In an 1953 article in a archeological journal¹, a prominent epigraphist (Epigraphy is the study of inscriptions, especially ancient inscriptions) named Nahman Avigad convincingly demonstrated that the name on the inscription originally read “Shebnayahu”, and referred to Shebna, who was over King Hezekiah’s palace. The name fits perfectly into the missing area of the inscription, better than any alternative names with theophoric endings that he tried. Today his conclusion is widely (although not universally) accepted.
Avigad compared the tombs inscription with the writing found on the wall of Hezekiah’s tunnel. By comparing the letters and writing styles of the inscription found in the tomb with those found in the tunnel, he established that both were written during the reign of Hezekiah. So the timing is right, but is there any evidence that Shebna ever used the theophoric name Shebnayahu?
Two clay “bullae” or clay seals have been discovered that contain the name Shebnayahu. One of these official seals was discovered in Lachish, the second most important city in the kingdom of Judah. Several lines of evidence from the excavation lead to the conclusion that the clay seal is contemporaneous with the inscription in Hezekiah’s Tunnel and the inscription over the entrance to Shebna’s tomb. So the timing is right.
The second seal with the name Shebnayahu was discovered in an antiquities market in 2007. This bullae was clearly impressed by the same seal. When combined it is possible to read the entire impression. It reads, “Shebnayahu servant of the king”. So we have a royal official named Shebnayahu who was contemporaneous with Hezekiah and the prophet Isaiah who probably sent a letter from King Hezekiah’s court, sealed it with his stamp and sent it to an official at Lachish. The Bible account shows that although Shebna was stripped of his role as palace steward after Isaiah’s reproof, he remained in the kings service. Years later when the Assyrian spokesman demands Jerusalem’s surrender, Hezekiah’s new palace steward Eliakim, goes out to meet him. He does not go alone, Shebna is at his side as secretary to the king. (Isaiah 36:22) So it is no surprise that official correspondence from Shebna should be found in Lachish.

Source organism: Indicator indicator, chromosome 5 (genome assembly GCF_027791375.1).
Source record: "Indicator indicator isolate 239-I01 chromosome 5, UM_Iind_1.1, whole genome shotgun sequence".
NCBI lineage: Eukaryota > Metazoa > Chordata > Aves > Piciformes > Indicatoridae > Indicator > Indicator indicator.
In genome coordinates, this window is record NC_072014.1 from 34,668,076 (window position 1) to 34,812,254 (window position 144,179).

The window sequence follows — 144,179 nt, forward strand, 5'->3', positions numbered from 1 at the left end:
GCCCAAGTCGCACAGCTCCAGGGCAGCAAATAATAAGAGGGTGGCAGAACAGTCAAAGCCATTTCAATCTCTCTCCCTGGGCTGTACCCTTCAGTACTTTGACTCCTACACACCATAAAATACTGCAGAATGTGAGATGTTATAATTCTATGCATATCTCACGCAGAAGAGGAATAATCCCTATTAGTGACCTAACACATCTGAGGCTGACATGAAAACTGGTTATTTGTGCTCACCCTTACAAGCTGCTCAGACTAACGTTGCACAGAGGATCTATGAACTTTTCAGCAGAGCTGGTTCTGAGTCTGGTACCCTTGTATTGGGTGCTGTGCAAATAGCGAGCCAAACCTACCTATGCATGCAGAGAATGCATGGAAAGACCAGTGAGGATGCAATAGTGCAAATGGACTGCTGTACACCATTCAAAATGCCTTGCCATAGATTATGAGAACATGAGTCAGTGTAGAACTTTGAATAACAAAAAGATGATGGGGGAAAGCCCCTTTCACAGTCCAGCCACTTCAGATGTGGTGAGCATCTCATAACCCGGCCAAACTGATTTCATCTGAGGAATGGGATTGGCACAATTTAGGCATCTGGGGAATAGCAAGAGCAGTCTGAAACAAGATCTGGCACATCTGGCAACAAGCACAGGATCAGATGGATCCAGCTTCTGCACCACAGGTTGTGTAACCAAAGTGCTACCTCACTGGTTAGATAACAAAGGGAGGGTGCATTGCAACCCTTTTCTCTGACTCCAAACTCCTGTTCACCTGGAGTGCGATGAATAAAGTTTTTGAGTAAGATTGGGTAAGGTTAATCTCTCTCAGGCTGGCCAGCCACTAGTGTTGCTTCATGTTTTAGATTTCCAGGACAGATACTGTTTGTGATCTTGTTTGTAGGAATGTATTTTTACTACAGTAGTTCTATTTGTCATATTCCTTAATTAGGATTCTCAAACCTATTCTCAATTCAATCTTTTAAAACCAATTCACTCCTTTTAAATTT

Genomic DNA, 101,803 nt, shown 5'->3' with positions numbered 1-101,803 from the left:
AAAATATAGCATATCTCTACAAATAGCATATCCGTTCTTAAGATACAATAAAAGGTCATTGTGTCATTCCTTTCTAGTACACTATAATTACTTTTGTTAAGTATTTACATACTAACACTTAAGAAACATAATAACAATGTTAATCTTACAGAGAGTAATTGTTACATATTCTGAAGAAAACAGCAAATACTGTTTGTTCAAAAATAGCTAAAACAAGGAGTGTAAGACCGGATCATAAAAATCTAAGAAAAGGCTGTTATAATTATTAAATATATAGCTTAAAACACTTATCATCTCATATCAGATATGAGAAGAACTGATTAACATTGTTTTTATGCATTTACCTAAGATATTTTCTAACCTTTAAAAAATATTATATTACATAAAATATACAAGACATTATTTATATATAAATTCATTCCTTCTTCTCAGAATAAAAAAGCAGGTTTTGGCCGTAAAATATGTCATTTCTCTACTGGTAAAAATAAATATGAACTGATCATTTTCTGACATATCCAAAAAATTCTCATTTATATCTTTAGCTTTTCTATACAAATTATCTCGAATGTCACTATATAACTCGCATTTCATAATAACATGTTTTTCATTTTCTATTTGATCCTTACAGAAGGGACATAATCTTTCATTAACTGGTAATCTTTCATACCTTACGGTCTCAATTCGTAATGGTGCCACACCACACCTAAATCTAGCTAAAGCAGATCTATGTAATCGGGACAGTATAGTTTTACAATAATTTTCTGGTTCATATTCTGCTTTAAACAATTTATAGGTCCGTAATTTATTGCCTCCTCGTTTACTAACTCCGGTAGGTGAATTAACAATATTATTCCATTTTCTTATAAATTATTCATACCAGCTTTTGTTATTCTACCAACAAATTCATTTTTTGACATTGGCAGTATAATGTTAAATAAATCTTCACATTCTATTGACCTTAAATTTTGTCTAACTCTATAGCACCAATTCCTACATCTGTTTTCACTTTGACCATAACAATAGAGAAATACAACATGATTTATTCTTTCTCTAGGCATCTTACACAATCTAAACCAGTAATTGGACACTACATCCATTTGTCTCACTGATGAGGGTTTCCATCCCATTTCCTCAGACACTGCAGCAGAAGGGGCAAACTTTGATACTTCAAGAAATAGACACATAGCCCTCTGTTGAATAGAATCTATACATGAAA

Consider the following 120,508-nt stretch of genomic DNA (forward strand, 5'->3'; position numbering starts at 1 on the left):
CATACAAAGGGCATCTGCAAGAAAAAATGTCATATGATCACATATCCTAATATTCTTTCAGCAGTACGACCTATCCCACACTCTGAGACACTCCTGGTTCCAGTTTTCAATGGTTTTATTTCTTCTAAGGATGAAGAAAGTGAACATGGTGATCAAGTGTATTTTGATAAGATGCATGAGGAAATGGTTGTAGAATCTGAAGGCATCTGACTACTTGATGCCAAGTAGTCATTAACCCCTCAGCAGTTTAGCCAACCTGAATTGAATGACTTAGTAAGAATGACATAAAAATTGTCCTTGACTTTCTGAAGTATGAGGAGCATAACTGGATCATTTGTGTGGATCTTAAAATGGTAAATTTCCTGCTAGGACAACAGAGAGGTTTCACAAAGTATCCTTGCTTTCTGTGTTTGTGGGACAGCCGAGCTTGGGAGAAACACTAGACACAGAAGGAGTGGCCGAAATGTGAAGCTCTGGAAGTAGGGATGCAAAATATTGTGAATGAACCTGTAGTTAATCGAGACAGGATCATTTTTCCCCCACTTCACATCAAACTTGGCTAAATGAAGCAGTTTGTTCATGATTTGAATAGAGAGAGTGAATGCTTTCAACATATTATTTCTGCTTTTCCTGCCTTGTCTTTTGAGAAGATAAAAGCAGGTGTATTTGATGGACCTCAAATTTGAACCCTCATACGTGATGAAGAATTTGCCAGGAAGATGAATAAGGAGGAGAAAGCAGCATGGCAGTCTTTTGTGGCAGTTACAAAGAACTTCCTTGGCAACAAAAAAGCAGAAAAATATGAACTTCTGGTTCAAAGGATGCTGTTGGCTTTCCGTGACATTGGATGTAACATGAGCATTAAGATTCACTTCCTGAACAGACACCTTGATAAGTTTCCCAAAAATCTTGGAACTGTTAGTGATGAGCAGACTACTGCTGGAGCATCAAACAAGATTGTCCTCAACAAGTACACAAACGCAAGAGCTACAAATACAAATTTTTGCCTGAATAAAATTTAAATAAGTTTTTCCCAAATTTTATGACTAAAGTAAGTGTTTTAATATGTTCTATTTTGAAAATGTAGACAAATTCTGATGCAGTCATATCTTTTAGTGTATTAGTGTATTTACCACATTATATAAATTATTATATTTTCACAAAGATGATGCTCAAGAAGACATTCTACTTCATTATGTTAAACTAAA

Today the tomb where the inscription was discovered still exists but has been incorporated into one of the homes in Silwan. Regarding Shebna, we don’t know how the prophecy concerning him was fulfilled. It may have been that he learned his lesson and changed his ways. If Isaiah 22: 17 and 18 was fulfilled literally than Shebna was eventually exiled to a foreign land, never to return. If that was the case, then the grand tomb outside of Jerusalem was never even occupied by Shebna. It may have become someone else’s tomb instead or even remained empty, a reminder of the folly of pride and vanity.
¹ Nahman Avigad, “The Epitaph of a Royal Steward from Siloam Village,” Israel Exploration Journal 3 (1953), pp. 137–152, Pls. 8–11.
Silwan Inscription. (CC BY-SA 3.0) Wikimedia Commons
All other photos by the author.